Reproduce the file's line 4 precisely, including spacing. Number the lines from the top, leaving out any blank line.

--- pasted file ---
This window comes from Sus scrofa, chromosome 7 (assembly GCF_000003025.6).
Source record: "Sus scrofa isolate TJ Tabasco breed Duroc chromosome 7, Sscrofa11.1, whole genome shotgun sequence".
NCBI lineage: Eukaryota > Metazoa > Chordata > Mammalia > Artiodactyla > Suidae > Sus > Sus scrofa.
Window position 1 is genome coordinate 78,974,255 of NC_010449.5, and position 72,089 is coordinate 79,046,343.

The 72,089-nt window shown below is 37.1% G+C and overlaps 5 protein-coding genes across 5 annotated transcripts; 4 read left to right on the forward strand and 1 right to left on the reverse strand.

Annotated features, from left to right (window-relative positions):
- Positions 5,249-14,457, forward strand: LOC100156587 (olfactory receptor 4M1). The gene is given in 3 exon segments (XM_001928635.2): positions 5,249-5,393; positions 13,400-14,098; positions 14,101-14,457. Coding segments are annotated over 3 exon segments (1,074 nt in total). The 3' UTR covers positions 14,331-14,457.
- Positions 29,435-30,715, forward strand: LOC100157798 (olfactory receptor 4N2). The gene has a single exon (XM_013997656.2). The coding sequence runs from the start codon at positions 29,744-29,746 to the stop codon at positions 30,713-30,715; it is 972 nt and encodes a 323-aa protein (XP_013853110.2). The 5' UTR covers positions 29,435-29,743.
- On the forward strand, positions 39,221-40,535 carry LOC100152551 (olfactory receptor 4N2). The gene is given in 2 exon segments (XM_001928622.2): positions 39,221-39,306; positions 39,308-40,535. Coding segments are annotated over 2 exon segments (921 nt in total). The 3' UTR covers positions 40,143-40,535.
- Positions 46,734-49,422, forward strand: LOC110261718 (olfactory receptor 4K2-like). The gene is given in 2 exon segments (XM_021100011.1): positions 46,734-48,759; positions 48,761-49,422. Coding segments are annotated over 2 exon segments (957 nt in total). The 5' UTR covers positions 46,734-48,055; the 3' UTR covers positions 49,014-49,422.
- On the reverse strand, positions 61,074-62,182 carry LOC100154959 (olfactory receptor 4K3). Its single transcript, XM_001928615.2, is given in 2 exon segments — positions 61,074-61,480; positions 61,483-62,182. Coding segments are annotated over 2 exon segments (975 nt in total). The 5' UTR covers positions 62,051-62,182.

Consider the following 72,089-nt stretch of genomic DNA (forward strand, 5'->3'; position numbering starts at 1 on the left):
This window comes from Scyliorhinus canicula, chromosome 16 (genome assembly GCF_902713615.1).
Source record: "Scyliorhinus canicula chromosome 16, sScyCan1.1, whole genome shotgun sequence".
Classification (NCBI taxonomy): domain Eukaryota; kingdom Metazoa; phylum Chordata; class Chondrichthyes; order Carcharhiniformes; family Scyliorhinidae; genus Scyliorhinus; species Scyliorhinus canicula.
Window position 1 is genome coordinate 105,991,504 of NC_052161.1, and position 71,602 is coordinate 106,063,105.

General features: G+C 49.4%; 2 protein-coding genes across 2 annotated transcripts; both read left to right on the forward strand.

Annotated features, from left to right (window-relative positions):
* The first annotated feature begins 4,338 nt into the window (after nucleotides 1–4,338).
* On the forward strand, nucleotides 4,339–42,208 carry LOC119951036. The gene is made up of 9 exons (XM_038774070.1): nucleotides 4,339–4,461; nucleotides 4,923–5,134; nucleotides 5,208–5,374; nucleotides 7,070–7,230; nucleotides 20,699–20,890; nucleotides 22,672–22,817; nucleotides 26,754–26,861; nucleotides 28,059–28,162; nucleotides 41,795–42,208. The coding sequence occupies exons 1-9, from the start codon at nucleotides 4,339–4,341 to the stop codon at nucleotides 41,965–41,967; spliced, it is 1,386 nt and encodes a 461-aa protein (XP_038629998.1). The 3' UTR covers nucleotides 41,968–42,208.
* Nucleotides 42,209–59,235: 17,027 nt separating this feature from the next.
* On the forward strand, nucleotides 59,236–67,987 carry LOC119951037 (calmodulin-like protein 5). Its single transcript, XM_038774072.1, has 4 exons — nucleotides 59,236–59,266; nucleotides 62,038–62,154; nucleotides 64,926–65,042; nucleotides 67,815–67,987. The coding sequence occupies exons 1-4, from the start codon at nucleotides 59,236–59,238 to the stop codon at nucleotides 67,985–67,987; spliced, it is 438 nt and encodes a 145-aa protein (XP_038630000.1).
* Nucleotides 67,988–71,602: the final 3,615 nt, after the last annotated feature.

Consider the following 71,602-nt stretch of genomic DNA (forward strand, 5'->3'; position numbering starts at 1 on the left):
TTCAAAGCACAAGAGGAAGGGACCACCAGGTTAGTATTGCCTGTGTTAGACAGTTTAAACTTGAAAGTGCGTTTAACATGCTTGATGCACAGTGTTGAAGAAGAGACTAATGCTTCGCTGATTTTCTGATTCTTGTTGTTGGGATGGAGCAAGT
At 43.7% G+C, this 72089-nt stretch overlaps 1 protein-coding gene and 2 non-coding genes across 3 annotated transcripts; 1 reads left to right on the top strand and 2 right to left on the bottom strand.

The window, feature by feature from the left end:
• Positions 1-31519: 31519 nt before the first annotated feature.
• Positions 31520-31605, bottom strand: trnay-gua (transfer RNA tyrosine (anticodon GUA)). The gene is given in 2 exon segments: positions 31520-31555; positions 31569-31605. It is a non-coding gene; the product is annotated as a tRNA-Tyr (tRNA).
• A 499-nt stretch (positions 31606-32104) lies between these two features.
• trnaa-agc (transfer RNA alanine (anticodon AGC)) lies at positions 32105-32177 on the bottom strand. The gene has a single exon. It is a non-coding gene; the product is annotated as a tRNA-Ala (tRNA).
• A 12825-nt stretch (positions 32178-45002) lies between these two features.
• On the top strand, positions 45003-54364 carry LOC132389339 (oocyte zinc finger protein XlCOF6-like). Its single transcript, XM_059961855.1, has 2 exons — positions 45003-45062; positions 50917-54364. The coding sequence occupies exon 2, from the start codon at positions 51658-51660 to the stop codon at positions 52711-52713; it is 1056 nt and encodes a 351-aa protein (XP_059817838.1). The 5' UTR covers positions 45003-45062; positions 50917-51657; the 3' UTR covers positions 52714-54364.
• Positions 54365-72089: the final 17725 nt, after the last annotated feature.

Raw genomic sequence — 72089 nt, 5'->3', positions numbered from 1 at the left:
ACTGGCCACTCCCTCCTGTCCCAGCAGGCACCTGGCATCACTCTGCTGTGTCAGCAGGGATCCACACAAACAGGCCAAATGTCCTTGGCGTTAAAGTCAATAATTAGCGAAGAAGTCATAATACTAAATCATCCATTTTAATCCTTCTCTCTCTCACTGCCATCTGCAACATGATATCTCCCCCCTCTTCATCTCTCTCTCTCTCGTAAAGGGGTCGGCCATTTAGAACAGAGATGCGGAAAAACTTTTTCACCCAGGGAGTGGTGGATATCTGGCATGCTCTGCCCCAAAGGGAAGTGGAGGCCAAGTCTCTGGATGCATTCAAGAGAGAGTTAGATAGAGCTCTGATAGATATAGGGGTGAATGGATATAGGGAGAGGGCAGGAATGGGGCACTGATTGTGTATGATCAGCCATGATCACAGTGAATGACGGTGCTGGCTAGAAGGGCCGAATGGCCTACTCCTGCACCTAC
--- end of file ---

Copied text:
Window position 1 is genome coordinate 78,974,255 of NC_010449.5, and position 72,089 is coordinate 79,046,343.